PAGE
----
Nos. 92-1113, 92-1179, 92-1216 to 92-1218.
Heard April 9, 1992.
Decided May 15, 1992. Order on Rehearing and Rehearing En Banc Denied June 4, 1992.
Michael H. Krimminger, Counsel, with whom Ann S. Duross, Asst. Gen. Counsel, and Richard J. Osterman, Jr., Sr. Counsel, Washington, D.C., were on brief, for appellant F.D.I.C.
Jay L. Hodes, with whom Heather M. Jeans and Bossie, Kelly Hodes, P.A., Manchester, N.H., were on brief, for appellees Serge Marquis, et al.
Eleanor Dahar, with whom Victor W. Dahar, P.A., Manchester, N.H., was on brief, for appellees Eltrex Intern. Corp., et al.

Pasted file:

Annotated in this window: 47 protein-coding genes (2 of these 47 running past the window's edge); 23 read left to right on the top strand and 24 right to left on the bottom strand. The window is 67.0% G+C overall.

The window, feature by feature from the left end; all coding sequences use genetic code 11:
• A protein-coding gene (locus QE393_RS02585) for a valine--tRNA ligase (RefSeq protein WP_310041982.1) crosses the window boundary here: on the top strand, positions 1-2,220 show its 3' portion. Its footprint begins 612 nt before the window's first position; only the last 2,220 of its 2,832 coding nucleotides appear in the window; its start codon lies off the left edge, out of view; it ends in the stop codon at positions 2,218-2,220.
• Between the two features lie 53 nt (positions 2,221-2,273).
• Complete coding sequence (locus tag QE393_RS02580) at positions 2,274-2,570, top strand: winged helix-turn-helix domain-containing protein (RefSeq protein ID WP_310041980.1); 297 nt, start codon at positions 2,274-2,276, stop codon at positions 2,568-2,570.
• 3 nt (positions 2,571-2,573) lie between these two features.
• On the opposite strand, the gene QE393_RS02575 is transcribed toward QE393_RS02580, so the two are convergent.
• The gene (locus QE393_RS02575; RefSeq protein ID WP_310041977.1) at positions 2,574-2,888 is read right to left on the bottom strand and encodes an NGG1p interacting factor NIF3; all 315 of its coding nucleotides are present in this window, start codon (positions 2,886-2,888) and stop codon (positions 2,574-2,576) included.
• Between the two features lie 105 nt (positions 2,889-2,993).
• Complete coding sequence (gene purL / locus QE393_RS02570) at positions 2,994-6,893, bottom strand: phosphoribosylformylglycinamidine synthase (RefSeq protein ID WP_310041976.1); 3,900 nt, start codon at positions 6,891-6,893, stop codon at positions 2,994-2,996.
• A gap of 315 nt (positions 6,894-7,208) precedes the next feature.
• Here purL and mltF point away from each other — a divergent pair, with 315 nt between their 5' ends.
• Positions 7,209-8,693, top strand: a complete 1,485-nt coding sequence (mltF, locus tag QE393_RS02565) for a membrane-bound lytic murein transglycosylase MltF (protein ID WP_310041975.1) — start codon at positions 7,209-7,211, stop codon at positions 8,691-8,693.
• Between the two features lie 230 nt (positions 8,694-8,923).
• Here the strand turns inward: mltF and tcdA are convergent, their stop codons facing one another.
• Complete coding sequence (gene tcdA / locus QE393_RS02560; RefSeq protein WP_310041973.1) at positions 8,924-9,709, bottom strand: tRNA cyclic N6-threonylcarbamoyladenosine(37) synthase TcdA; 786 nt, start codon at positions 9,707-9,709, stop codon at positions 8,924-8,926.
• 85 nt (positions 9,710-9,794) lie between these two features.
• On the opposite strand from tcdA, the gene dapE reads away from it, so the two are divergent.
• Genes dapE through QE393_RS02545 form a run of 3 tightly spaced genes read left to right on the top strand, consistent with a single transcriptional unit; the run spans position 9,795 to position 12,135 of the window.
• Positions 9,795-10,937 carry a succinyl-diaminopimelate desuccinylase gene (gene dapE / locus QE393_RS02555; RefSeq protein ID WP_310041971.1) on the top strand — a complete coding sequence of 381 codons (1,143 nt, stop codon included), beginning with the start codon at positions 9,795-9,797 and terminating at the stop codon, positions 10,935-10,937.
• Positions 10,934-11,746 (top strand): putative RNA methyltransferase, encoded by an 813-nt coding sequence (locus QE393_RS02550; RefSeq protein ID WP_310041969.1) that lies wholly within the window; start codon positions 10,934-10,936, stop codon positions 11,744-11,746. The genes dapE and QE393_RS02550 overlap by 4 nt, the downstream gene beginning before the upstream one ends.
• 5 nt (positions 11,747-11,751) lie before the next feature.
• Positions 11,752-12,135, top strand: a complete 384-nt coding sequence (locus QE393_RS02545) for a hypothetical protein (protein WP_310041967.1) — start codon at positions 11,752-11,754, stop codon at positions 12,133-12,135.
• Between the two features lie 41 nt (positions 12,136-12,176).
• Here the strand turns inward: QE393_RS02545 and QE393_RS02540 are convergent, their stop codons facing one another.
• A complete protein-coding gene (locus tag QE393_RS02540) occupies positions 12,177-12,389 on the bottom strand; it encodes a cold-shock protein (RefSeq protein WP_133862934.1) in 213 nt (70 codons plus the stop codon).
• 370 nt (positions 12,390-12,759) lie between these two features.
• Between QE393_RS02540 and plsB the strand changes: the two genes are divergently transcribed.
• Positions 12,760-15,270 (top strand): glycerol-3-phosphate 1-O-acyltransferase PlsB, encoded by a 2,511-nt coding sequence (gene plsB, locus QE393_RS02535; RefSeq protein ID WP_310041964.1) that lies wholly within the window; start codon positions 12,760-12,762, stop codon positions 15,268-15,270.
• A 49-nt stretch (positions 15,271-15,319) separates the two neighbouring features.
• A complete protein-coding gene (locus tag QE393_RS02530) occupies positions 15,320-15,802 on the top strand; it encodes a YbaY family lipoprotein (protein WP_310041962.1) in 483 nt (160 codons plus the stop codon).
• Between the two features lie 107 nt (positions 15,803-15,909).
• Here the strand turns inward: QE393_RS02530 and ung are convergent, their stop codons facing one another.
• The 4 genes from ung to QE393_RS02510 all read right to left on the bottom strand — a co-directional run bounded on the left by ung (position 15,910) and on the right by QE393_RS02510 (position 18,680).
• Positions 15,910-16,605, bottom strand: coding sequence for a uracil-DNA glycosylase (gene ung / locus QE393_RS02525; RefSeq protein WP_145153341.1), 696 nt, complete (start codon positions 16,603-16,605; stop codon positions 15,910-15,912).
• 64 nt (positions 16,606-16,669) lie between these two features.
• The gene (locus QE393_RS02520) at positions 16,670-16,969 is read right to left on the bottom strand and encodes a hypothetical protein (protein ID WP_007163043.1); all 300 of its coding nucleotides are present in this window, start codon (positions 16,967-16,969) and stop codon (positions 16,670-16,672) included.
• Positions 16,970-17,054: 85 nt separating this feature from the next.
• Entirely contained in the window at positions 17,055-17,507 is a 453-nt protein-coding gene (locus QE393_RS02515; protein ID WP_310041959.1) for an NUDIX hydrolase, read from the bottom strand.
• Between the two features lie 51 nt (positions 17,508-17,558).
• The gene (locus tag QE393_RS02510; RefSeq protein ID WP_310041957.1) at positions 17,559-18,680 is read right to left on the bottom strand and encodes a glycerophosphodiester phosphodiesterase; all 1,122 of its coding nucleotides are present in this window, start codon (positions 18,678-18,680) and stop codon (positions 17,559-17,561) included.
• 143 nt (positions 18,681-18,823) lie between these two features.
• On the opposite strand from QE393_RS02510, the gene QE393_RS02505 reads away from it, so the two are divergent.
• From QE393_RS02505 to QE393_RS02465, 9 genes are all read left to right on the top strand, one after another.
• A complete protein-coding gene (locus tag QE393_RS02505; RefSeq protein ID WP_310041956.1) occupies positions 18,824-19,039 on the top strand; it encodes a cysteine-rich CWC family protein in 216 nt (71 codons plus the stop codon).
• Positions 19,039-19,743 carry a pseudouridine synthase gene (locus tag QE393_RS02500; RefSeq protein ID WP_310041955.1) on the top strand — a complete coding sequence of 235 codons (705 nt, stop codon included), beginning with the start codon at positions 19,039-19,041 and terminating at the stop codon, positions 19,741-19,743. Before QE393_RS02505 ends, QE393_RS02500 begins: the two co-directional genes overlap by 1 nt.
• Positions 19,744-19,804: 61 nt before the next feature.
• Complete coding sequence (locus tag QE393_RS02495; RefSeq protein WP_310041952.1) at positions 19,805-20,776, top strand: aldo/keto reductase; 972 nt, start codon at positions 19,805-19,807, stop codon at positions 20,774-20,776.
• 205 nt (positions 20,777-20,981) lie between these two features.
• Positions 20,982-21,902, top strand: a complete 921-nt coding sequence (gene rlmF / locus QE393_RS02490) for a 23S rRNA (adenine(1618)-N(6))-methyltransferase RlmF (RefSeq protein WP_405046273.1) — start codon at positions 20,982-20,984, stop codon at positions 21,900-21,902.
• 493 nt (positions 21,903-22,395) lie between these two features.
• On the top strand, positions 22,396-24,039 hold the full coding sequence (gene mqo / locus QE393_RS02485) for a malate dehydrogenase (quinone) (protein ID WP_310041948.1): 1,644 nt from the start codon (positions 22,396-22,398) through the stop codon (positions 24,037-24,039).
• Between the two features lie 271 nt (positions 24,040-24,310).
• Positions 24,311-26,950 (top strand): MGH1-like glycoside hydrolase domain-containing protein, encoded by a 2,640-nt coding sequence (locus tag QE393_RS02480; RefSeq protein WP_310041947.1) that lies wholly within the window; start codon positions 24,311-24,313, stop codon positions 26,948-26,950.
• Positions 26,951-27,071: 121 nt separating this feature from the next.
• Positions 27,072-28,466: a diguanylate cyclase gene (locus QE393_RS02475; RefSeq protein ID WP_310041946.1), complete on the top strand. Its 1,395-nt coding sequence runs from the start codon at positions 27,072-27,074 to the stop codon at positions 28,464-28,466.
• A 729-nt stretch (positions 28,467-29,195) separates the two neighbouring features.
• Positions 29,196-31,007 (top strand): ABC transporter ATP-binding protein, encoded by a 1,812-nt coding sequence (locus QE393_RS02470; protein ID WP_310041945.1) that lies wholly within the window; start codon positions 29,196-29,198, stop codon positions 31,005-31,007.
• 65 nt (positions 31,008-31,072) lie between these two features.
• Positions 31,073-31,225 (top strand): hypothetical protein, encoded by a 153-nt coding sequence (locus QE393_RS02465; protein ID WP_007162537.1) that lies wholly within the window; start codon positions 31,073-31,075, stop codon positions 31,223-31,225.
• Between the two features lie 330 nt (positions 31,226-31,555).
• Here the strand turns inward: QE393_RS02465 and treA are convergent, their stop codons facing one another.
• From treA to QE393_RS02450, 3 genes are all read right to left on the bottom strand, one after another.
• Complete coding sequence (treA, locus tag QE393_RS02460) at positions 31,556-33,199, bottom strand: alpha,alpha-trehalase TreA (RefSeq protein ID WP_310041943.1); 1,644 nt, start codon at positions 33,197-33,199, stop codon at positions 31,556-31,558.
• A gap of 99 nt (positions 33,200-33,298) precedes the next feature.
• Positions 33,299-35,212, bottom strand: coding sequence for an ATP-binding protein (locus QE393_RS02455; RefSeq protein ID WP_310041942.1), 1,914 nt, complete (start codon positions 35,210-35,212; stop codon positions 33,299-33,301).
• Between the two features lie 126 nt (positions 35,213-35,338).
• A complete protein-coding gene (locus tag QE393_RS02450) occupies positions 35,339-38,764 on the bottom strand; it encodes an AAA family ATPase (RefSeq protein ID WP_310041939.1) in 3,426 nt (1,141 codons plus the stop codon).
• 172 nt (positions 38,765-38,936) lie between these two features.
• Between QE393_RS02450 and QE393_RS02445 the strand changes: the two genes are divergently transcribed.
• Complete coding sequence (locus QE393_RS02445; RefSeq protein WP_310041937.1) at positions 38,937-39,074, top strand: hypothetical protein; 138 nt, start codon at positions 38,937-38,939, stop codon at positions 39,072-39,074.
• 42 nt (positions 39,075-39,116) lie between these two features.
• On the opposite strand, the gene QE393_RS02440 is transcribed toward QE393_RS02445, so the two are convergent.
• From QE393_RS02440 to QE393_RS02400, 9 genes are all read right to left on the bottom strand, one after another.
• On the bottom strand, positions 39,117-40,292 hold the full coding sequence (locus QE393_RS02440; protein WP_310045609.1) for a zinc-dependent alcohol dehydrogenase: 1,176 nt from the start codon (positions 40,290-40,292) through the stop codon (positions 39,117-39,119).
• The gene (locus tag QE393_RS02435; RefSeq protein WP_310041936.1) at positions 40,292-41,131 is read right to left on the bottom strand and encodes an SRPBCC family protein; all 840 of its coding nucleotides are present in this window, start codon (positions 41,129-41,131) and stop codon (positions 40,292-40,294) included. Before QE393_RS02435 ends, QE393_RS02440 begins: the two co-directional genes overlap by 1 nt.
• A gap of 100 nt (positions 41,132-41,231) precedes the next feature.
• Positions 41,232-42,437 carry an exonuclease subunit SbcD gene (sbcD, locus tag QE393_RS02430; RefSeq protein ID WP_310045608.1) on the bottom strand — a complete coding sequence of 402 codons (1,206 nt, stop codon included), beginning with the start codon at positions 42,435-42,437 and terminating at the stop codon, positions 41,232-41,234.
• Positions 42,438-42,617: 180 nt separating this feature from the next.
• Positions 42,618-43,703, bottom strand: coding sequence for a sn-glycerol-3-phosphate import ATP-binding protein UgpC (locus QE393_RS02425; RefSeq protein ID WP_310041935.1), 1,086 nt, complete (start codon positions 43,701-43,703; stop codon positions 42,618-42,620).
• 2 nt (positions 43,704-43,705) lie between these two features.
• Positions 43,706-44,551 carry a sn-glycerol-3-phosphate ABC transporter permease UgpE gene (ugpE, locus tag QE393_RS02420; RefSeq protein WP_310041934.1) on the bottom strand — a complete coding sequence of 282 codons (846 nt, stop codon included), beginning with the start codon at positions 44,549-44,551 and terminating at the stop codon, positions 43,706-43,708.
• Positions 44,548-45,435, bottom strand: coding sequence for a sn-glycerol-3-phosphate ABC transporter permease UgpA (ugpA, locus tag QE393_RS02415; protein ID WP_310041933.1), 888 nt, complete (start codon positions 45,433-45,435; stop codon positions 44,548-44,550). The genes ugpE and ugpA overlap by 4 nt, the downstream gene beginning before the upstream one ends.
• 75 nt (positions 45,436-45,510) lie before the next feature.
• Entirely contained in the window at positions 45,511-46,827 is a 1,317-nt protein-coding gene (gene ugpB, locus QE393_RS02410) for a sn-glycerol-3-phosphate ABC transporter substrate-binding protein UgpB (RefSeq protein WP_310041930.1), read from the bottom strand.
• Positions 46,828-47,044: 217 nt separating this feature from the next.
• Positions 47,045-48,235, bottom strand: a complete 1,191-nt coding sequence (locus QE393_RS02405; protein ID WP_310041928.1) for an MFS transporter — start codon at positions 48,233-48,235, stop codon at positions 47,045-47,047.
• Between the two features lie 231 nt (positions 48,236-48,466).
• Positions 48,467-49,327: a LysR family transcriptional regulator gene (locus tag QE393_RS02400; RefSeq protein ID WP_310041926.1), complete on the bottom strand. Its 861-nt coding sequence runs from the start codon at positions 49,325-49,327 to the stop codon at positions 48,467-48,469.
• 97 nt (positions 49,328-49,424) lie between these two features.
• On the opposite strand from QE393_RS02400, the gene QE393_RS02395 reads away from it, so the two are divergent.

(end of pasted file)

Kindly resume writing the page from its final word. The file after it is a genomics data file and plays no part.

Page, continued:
Appeal from the United States District Court for the District of New Hampshire.
SELYA, Circuit Judge.
These consolidated appeals raise an important question concerning the extent of the restrictions on the federal courts' subject matter jurisdiction imposed by the Financial Institutions Reform, Recovery, and Enforcement Act of 1989 (FIRREA), Pub.L. No. 101-73, 103 Stat. 183, codified in scattered sections of 12 U.S.C. (Supp. II 1990). The Federal Deposit Insurance Corporation (FDIC) claims that FIRREA's jurisdictional bar, 12 U.S.C. § 1821(d)(13)(D), requires federal courts to dismiss virtually all civil actions pending against a failed financial institution at the time the FDIC is appointed as receiver. The court below rejected this broadcast claim. After careful consideration of the relevant portions of the Act, we hold that FIRREA does not require courts automatically to dismiss all actions instituted against a failed bank prior to the FDIC's appointment as receiver of the institution.